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A state of Lhomon (literally, southern darkness) or Monyul (dark land, a reference to the Monpa, one of the Tibeto-Burman peoples of Bhutan), possibly a part of Tibet that was then beyond the pale of Buddhist teachings. Monyul is thought to have existed between AD 100 and AD 600. The names Lhomon Tsendenjong (southern Mon sandalwood country) and Lhomon Khashi (southern Mon country of four approaches), found in ancient Bhutanese and Tibetan chronicles, may also have credence and have been used by some Bhutanese scholars when referring to their homeland. Variations of the Sanskrit words Bhota-ant (end of Bhot) or Bhu-uttan (meaning highlands) have been suggested by historians as origins of the name Bhutan, which came into common foreign use in the late 19th century and is used in Bhutan only in English-language official correspondence. The traditional name of the country since the 17th century has been Drukyul—country of the Drukpa, the Dragon people, or the Land of the Thunder Dragon, a reference to the country's dominant Buddhist sect.[4]

Some scholars believe that during the early historical period the inhabitants were fierce mountain aborigines, the Monpa, who were of neither the Tibetan or Mongol stock that later overran northern Bhutan. The people of Monyul practiced a shamanistic religion, which emphasized worship of nature and the existence of good and evil spirits. During the latter part of this period, historical legends relate that the mighty king of Monyul invaded a southern region known as the Duars, subduing the regions of modern Assam, West Bengal, and Bihar in India.[4]

Arrival of Buddhism

Buddhism was first introduced to Bhutan in the 7th century. Tibetan king Songtsän Gampo[5] (reigned 627–649), a convert to Buddhism, ordered the construction of two Buddhist temples, at Bumthang in central Bhutan and at Kyichu (near Paro) in the Paro Valley.[6] Buddhism was propagated in earnest[5] in 746[7] under King Sindhu Rāja (also Künjom;[8] Sendha Gyab; Jakar Gyalpo), an exiled Indian king who had established a government in Bumthang at Jakar Gutho Palace.[9]: 35  [10]: 13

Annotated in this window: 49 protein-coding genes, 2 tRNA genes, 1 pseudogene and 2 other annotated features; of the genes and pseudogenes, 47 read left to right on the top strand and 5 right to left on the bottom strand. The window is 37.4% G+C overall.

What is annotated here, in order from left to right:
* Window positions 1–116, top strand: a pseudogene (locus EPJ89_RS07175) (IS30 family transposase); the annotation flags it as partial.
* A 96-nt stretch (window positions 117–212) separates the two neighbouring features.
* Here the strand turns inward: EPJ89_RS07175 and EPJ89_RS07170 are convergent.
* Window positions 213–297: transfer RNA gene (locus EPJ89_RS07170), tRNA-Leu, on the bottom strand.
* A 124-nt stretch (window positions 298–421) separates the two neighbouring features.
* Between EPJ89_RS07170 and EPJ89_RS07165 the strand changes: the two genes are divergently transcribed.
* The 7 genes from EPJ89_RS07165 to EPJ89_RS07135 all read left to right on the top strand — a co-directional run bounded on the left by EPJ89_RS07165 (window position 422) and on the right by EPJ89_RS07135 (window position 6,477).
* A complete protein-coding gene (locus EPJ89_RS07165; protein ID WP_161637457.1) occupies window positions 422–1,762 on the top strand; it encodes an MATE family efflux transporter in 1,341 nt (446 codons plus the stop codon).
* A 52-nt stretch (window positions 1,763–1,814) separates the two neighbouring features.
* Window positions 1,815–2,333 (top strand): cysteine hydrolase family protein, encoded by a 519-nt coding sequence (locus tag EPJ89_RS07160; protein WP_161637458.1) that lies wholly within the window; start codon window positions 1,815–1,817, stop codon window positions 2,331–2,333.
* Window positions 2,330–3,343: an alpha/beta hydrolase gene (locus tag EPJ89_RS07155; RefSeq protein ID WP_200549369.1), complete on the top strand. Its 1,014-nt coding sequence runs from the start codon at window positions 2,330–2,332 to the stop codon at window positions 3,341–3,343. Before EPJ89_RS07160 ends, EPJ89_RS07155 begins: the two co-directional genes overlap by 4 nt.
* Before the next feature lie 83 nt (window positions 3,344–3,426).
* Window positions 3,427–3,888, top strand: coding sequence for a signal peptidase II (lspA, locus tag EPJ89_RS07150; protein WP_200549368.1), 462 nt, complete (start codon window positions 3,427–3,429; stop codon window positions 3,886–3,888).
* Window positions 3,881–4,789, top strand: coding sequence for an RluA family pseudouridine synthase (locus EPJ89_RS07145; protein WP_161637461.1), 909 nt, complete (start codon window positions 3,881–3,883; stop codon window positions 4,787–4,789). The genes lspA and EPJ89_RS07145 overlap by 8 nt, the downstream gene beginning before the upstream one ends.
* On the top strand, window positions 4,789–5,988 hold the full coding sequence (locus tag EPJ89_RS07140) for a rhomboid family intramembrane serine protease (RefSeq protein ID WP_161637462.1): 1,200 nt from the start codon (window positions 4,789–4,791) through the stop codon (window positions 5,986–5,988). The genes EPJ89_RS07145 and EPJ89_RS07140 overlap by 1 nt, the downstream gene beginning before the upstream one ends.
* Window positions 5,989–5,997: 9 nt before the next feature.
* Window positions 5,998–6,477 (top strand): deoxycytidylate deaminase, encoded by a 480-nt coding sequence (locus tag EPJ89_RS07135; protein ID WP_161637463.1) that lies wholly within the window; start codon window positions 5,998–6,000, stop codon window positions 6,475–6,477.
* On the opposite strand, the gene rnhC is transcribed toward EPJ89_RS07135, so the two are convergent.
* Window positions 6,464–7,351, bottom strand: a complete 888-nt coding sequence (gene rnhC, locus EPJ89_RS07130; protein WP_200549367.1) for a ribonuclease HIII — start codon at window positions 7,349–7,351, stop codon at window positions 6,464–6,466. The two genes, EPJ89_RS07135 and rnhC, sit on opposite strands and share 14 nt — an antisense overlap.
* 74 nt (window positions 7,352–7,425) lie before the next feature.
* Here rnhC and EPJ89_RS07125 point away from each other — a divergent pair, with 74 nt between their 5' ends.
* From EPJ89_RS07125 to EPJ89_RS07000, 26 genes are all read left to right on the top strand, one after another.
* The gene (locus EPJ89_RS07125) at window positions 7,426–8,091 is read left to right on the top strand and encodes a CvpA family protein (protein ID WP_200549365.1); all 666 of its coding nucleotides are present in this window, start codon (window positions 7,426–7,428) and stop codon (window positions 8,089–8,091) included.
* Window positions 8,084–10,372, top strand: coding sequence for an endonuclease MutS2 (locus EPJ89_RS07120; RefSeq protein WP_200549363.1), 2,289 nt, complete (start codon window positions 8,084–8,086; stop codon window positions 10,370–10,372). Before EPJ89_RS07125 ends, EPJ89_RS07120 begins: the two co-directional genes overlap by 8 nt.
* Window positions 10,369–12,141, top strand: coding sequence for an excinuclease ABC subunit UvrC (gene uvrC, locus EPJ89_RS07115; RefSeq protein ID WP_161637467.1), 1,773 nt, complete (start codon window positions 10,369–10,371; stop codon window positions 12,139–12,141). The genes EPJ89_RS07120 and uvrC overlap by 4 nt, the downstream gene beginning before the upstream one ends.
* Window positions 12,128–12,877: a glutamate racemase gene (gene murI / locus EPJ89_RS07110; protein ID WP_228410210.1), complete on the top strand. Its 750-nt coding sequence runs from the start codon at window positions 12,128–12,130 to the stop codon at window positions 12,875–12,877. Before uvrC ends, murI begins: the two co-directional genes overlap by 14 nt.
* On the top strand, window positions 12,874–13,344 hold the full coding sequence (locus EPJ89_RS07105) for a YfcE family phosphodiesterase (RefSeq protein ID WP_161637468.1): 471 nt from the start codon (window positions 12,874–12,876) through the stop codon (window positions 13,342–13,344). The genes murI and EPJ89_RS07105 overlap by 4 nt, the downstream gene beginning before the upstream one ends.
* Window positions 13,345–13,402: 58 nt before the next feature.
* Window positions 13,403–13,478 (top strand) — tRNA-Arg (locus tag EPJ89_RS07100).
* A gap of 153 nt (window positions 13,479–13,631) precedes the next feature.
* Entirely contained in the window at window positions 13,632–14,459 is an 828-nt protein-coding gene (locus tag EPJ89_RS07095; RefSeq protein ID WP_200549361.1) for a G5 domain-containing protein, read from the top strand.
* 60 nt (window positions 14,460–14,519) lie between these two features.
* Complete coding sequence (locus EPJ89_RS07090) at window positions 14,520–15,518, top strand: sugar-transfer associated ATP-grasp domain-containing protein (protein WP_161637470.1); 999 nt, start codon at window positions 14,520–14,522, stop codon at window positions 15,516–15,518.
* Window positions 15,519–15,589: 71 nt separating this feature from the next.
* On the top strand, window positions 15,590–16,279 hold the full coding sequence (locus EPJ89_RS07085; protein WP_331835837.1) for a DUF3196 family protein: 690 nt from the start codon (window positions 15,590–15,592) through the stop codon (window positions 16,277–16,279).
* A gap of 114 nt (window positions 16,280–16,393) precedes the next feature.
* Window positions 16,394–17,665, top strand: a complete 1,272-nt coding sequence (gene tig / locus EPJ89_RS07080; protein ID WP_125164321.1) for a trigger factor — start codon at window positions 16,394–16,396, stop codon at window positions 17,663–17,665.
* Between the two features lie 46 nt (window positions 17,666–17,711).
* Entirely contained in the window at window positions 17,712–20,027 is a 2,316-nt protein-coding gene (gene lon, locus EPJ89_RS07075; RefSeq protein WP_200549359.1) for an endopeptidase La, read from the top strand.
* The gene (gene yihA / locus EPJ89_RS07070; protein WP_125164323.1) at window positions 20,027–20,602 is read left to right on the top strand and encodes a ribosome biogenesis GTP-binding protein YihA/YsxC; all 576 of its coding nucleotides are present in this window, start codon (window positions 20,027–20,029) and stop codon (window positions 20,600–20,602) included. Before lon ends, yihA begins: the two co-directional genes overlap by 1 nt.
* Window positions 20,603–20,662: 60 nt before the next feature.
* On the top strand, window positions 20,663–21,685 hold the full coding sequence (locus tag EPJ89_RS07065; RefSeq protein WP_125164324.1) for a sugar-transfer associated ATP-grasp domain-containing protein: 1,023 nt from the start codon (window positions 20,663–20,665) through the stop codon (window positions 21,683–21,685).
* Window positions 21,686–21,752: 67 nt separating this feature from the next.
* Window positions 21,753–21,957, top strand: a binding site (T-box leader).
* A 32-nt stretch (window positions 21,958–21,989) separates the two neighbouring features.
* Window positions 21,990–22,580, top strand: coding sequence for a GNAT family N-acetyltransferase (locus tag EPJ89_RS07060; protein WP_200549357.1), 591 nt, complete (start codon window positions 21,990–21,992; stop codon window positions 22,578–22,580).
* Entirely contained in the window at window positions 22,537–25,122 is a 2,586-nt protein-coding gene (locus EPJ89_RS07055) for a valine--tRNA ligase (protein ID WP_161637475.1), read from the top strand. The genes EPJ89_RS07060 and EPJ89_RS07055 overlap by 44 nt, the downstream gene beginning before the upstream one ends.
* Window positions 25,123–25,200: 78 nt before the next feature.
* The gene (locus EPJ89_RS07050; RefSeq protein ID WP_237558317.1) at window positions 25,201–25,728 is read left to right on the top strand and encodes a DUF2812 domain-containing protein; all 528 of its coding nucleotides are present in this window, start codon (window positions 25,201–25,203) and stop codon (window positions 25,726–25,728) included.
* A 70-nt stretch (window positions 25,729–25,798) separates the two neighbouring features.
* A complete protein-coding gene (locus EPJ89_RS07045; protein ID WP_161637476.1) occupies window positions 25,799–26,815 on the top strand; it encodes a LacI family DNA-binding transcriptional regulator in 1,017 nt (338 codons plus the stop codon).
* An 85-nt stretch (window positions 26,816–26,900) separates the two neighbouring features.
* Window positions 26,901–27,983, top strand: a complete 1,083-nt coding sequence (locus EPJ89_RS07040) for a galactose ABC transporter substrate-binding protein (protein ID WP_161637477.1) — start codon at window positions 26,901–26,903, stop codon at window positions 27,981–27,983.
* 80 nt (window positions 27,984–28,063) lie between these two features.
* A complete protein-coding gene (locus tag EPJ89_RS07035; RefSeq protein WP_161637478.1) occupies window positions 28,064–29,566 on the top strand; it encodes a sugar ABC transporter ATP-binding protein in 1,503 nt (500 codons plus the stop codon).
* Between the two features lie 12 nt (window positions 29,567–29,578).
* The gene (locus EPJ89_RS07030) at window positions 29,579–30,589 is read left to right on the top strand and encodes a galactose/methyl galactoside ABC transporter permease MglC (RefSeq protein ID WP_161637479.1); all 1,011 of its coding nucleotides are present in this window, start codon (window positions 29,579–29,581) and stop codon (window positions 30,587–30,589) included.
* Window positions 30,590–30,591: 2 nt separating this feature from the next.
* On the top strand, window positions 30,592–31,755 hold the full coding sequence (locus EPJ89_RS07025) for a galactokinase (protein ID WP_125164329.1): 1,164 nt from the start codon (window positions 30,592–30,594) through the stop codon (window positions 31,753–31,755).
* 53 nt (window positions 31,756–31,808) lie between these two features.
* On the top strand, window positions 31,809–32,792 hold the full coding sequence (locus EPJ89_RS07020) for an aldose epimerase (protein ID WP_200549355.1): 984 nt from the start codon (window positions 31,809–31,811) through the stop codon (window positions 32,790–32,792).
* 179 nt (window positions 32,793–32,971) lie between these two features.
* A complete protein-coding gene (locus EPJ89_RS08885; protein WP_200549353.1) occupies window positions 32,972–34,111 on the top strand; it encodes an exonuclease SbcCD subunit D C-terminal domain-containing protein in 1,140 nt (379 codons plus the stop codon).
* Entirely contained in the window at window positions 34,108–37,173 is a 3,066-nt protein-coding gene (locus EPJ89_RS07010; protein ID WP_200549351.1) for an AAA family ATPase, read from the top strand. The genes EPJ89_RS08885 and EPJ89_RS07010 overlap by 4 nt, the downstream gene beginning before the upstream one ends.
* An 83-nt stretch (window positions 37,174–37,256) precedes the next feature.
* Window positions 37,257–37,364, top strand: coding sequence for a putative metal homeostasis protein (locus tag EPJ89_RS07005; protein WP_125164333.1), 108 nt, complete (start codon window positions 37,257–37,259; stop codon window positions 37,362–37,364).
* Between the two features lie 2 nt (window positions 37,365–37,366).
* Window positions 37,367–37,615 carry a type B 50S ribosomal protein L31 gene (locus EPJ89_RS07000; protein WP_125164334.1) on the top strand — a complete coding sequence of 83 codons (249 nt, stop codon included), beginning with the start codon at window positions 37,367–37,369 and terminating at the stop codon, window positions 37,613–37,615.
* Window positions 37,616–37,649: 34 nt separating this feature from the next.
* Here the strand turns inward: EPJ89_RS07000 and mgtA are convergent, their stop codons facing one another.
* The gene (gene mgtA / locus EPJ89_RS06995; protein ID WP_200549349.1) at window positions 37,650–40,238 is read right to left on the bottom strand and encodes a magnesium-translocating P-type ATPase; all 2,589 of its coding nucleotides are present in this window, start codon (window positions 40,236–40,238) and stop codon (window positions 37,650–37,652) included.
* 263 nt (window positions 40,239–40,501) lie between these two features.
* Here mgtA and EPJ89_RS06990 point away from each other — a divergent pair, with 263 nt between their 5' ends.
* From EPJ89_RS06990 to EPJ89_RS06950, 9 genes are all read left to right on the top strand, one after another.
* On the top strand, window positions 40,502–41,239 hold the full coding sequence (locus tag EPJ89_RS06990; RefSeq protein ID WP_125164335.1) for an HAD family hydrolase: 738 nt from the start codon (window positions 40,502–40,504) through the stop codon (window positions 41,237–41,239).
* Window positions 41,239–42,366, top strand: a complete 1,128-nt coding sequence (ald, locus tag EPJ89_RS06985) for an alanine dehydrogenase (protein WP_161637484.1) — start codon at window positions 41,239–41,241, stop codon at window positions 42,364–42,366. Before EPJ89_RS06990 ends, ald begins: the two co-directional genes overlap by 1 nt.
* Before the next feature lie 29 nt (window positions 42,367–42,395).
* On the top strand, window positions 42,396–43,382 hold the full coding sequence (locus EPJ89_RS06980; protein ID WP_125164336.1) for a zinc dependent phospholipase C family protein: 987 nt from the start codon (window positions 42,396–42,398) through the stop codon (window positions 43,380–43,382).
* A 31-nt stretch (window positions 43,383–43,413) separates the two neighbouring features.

Buddhism replaced but did not eliminate the Bon religious practices that had also been prevalent in Tibet until the late 6th century. Instead, Buddhism absorbed Bon and its believers. As the country developed in its many fertile valleys, Buddhism matured and became a unifying element. It was Buddhist literature and chronicles that began the recorded history of Bhutan.[6]

In 810AD, a Buddhist saint, Padmasambhava (known in Bhutan as Guru Rimpoche and sometimes referred to as the Second Buddha), came to Bhutan from India at the invitation of one of the numerous local kings. After reportedly subduing eight classes of demons and converting the king, Guru Rimpoche moved on to Tibet. Upon his return from Tibet, he oversaw the construction of new monasteries in the Paro Valley and set up his headquarters in Bumthang. According to tradition, he founded the Nyingmapa sect—also known as the "old sect" or Red Hat sect—of Mahayana Buddhism, which became for a time the dominant religion of Bhutan. Guru Rimpoche plays a great historical and religious role as the national patron saint who revealed the tantras—manuals describing forms of devotion to natural energy—to Bhutan. Following the guru's sojourn, Indian influence played a temporary role until increasing Tibetan migrations brought new cultural and religious contributions.[6]

There was no central government during this period. Instead, small independent monarchies began to develop by the early 9th century. Each was ruled by a deb (king), some of whom claimed divine origins. The kingdom of Bumthang was the most prominent among these small entities. At the same time, Tibetan Buddhist monks (lam in Dzongkha, Bhutan's official national language) had firmly rooted their religion and culture in Bhutan, and members of joint Tibetan-Mongol military expeditions settled in fertile valleys. By the 11th century, all of Bhutan was occupied by Tibetan-Mongol military forces.[6][11]